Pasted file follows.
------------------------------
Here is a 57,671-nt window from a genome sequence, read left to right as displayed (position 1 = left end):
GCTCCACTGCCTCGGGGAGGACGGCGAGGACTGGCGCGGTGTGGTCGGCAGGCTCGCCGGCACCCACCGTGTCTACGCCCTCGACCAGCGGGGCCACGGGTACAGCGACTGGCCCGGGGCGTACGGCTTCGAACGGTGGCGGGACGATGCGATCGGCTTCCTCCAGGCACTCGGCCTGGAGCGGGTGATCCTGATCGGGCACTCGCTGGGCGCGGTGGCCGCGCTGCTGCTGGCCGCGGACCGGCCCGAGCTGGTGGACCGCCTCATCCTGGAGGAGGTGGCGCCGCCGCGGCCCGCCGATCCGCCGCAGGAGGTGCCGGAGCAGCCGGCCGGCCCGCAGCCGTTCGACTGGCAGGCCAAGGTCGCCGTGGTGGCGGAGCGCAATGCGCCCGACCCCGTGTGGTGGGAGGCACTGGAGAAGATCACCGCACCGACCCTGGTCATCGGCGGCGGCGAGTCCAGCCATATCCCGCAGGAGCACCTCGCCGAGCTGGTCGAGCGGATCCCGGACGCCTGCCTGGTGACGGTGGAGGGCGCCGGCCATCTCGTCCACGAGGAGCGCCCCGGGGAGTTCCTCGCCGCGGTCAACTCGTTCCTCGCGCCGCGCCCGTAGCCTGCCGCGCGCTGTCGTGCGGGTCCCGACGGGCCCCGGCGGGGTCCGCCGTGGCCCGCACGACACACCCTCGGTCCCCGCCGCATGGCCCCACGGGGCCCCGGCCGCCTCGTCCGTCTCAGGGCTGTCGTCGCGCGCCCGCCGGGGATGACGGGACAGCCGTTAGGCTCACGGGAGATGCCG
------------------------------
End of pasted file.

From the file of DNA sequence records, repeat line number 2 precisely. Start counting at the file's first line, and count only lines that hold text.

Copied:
GCTCCACTGCCTCGGGGAGGACGGCGAGGACTGGCGCGGTGTGGTCGGCAGGCTCGCCGGCACCCACCGTGTCTACGCCCTCGACCAGCGGGGCCACGGGTACAGCGACTGGCCCGGGGCGTACGGCTTCGAACGGTGGCGGGACGATGCGATCGGCTTCCTCCAGGCACTCGGCCTGGAGCGGGTGATCCTGATCGGGCACTCGCTGGGCGCGGTGGCCGCGCTGCTGCTGGCCGCGGACCGGCCCGAGCTGGTGGACCGCCTCATCCTGGAGGAGGTGGCGCCGCCGCGGCCCGCCGATCCGCCGCAGGAGGTGCCGGAGCAGCCGGCCGGCCCGCAGCCGTTCGACTGGCAGGCCAAGGTCGCCGTGGTGGCGGAGCGCAATGCGCCCGACCCCGTGTGGTGGGAGGCACTGGAGAAGATCACCGCACCGACCCTGGTCATCGGCGGCGGCGAGTCCAGCCATATCCCGCAGGAGCACCTCGCCGAGCTGGTCGAGCGGATCCCGGACGCCTGCCTGGTGACGGTGGAGGGCGCCGGCCATCTCGTCCACGAGGAGCGCCCCGGGGAGTTCCTCGCCGCGGTCAACTCGTTCCTCGCGCCGCGCCCGTAGCCTGCCGCGCGCTGTCGTGCGGGTCCCGACGGGCCCCGGCGGGGTCCGCCGTGGCCCGCACGACACACCCTCGGTCCCCGCCGCATGGCCCCACGGGGCCCCGGCCGCCTCGTCCGTCTCAGGGCTGTCGTCGCGCGCCCGCCGGGGATGACGGGACAGCCGTTAGGCTCACGGGAGATGCCG